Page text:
This is manipulation. And I'm not dumb; it's also a really poor marketing strategy. This is a writer marketing to other writers (i.e. not readers), hoping to beg, borrow, or steal someone else's platform (i.e. friends and acquaintances) in an effort to launch their own platform and career. Someone looking to bump their sales by getting onto as many feeds as possible. If that's friendship, Verizon and I are best buds because I get promo emails with "forward me" links from them constantly. I'm calling out this specific example because it's on my mind, but this is by no means the first message of this nature I've received. I'm equally sure it won't be the last. Why not just delete it and go on about my merry way? Partially because I want any writer who stumbles across this post to realize this is NOT a good marketing idea. If you're doing it, knock it off! It makes you look like an amateur, at best. If you want to join the online writer community, than join it authentically. Enter the conversations. Ask questions. Forge actual relationships. Friend and be friended organically by being a real person; someone other real people want to support and see succeed. The other part of the reason? This has been bothering me for a while, and I wanted to finally put into words why it rubs me the wrong way.

The sender of the above tweet writes in a genre I neither write nor read, and from the tweets popping up on the first page of their feed, is obviously fiercely conservative in their views and very vocal about their related opinions. I have no issue with this person's belief system; the reason I mention it is because this person's particular set of beliefs, as indicated by their statements in their feed, proves they didn't make it any further than my Twitter bio before hitting "Follow" and tweeting me their 140 character guilt trip (tweeting, not DMing). My language alone would have this person blocking me, not following me, had they bothered even a casual glance at my social media presence. But, this person never saw me in my Twitter avatar; they saw a potential client. A source for free marketing. A warm body (or active account) that could be used to up their number of followers and hopefully tweet and retweet about their books. This person doesn't want a friend, this person wants sales, and sees me (if seeing "me" at all) as merely the means to an end. THIS is what pisses me off.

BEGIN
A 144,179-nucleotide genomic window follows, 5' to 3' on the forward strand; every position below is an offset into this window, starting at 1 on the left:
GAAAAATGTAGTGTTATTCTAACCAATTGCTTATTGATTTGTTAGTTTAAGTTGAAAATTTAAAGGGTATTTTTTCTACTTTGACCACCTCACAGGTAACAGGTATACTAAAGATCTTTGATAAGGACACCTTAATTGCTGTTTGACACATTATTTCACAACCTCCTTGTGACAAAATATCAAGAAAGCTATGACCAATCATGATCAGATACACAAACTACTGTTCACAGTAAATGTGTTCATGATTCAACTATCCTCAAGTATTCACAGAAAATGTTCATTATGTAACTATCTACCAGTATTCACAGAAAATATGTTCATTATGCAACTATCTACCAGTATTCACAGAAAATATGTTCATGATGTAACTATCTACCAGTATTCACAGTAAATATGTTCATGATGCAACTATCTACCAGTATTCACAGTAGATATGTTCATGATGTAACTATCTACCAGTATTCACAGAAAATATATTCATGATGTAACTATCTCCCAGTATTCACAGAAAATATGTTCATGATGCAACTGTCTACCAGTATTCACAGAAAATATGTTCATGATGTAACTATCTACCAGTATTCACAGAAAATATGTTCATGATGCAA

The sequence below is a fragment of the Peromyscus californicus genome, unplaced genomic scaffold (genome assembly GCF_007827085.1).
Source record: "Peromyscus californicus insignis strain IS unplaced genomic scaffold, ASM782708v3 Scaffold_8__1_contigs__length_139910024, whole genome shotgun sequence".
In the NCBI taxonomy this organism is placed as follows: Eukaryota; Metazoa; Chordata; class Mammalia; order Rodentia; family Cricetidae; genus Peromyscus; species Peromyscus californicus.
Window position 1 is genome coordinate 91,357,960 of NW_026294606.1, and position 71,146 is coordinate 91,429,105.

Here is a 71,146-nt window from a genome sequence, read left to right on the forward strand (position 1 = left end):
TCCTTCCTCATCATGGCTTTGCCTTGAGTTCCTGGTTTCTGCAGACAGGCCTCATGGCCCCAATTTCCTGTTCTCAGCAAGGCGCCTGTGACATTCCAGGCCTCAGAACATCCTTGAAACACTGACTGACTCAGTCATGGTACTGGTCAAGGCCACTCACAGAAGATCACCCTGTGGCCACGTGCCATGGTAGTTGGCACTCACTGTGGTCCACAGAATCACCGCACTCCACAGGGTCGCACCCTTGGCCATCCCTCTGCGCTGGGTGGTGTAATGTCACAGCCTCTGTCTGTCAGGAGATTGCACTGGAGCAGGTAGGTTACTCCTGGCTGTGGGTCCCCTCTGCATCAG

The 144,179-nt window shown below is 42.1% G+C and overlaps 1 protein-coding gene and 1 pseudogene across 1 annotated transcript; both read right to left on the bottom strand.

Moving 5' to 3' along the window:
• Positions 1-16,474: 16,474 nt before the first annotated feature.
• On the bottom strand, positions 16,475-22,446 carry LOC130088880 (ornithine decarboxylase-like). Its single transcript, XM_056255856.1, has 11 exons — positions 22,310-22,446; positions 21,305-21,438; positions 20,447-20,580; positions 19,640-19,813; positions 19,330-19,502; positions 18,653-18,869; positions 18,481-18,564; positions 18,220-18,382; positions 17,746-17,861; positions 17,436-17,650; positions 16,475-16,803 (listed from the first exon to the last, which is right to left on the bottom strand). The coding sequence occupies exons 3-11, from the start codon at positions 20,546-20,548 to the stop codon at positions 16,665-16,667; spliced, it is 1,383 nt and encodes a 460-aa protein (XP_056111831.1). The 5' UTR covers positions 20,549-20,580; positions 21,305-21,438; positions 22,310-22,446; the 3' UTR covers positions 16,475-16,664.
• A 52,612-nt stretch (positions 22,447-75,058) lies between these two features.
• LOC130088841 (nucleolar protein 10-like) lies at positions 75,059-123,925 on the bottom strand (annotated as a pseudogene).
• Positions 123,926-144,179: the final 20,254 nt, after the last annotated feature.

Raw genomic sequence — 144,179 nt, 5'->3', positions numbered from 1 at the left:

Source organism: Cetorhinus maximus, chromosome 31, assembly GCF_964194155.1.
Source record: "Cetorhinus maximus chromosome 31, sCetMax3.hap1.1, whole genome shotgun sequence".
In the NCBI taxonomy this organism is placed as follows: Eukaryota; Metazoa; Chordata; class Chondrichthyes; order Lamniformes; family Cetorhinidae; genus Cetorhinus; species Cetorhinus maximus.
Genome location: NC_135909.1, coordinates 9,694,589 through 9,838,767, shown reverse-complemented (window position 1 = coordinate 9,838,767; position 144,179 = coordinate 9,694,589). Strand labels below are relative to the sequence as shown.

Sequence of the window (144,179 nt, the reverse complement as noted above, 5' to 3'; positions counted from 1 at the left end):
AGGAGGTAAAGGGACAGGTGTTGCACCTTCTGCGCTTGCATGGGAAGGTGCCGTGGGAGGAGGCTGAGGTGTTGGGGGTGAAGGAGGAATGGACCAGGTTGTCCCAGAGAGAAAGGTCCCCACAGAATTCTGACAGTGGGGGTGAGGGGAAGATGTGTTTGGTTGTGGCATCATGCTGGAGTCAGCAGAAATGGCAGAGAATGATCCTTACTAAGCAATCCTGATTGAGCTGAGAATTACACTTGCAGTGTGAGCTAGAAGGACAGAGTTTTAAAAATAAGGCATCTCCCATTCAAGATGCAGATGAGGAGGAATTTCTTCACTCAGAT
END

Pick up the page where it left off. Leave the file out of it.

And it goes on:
If you see me online and what to know more about me, by all means ask. I tend to be open about almost anything. I'm not unapproachable. Friend me, follow me, start a conversation with me and odds are, I'll friend or follow you back to keep the conversation going. I like the online community, especially the online community of writers. I have been helped and aided by many fantastic, knowledgeable, amazing authors to get where I am (not that I'm by any means an important fixture in the writing world), and I'm happy to pay it forward. But, and this is the important part, the relationship has to come first. I will promote my friends to the ends of the earth because they are diligent, creative, hardworking people who deserve every ounce of success that comes their way. I care about them as people, so I act out of that caring. It's not faked, it can't be purchased, and it sure as hell can't be guilted out of me. But to try to (at best) increase your Twitter follow count with a thoughtless "I did this for you so you should so this for me" public message--again, I don't think this would bother me as much if it were a direct message--or (at worst) to co-opt my friends as an extension of your marketing platform to endlessly Tweet messages for your benefit while not at all caring about their needs or interests?

I'm not a stepping stone, and neither are those I care about. Furthermore, an action I didn't request has no power to manipulate me into a reciprocal action.

So no, I do not care to follow you back. This is my boundary, and it has a No Solicitation sign posted on the door.